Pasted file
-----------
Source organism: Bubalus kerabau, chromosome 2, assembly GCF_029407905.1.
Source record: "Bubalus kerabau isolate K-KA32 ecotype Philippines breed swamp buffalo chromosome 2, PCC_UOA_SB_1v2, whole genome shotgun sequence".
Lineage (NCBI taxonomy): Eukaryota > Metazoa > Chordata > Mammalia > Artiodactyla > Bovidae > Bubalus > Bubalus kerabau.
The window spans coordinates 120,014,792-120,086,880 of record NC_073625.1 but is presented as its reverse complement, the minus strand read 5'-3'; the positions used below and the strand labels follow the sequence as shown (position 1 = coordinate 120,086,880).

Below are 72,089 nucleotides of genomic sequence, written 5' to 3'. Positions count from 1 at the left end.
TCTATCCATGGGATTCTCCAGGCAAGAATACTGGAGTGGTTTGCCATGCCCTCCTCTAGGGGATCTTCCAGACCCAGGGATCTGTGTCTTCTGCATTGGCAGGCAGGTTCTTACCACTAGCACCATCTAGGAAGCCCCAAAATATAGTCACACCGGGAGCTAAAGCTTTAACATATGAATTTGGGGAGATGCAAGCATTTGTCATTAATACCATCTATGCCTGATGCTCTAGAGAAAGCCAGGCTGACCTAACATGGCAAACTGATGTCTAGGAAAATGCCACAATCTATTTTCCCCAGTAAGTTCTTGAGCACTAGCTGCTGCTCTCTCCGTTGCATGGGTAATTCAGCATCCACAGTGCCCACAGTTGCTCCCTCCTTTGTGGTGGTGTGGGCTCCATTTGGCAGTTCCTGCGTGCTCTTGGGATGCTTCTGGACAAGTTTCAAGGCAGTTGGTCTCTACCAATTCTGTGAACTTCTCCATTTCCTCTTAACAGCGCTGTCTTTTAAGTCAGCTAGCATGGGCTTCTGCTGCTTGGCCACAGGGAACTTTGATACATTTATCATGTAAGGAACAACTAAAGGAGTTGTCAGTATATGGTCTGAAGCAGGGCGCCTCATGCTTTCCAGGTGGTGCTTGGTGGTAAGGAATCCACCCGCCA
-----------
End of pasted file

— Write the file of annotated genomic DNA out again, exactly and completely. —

Source organism: Bubalus kerabau, chromosome 2, assembly GCF_029407905.1.
Source record: "Bubalus kerabau isolate K-KA32 ecotype Philippines breed swamp buffalo chromosome 2, PCC_UOA_SB_1v2, whole genome shotgun sequence".
Lineage (NCBI taxonomy): Eukaryota > Metazoa > Chordata > Mammalia > Artiodactyla > Bovidae > Bubalus > Bubalus kerabau.
The window spans coordinates 120,014,792-120,086,880 of record NC_073625.1 but is presented as its reverse complement, the minus strand read 5'-3'; the positions used below and the strand labels follow the sequence as shown (position 1 = coordinate 120,086,880).

Below are 72,089 nucleotides of genomic sequence, written 5' to 3'. Positions count from 1 at the left end.
TCTATCCATGGGATTCTCCAGGCAAGAATACTGGAGTGGTTTGCCATGCCCTCCTCTAGGGGATCTTCCAGACCCAGGGATCTGTGTCTTCTGCATTGGCAGGCAGGTTCTTACCACTAGCACCATCTAGGAAGCCCCAAAATATAGTCACACCGGGAGCTAAAGCTTTAACATATGAATTTGGGGAGATGCAAGCATTTGTCATTAATACCATCTATGCCTGATGCTCTAGAGAAAGCCAGGCTGACCTAACATGGCAAACTGATGTCTAGGAAAATGCCACAATCTATTTTCCCCAGTAAGTTCTTGAGCACTAGCTGCTGCTCTCTCCGTTGCATGGGTAATTCAGCATCCACAGTGCCCACAGTTGCTCCCTCCTTTGTGGTGGTGTGGGCTCCATTTGGCAGTTCCTGCGTGCTCTTGGGATGCTTCTGGACAAGTTTCAAGGCAGTTGGTCTCTACCAATTCTGTGAACTTCTCCATTTCCTCTTAACAGCGCTGTCTTTTAAGTCAGCTAGCATGGGCTTCTGCTGCTTGGCCACAGGGAACTTTGATACATTTATCATGTAAGGAACAACTAAAGGAGTTGTCAGTATATGGTCTGAAGCAGGGCGCCTCATGCTTTCCAGGTGGTGCTTGGTGGTAAGGAATCCACCCGCCA